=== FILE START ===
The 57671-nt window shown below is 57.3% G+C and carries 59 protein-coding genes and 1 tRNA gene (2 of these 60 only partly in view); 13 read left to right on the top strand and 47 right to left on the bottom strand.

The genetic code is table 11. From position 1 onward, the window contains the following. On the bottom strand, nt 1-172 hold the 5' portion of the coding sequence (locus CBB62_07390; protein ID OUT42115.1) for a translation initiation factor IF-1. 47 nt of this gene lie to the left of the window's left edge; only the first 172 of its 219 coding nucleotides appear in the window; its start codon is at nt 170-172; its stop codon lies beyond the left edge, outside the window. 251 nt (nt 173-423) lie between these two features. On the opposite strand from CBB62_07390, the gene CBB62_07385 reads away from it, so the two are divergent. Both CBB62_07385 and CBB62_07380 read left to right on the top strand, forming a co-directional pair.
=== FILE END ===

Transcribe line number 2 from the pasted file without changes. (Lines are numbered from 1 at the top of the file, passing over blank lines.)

The genetic code is table 11. From position 1 onward, the window contains the following. On the bottom strand, nt 1-172 hold the 5' portion of the coding sequence (locus CBB62_07390; protein ID OUT42115.1) for a translation initiation factor IF-1. 47 nt of this gene lie to the left of the window's left edge; only the first 172 of its 219 coding nucleotides appear in the window; its start codon is at nt 170-172; its stop codon lies beyond the left edge, outside the window. 251 nt (nt 173-423) lie between these two features. On the opposite strand from CBB62_07390, the gene CBB62_07385 reads away from it, so the two are divergent. Both CBB62_07385 and CBB62_07380 read left to right on the top strand, forming a co-directional pair.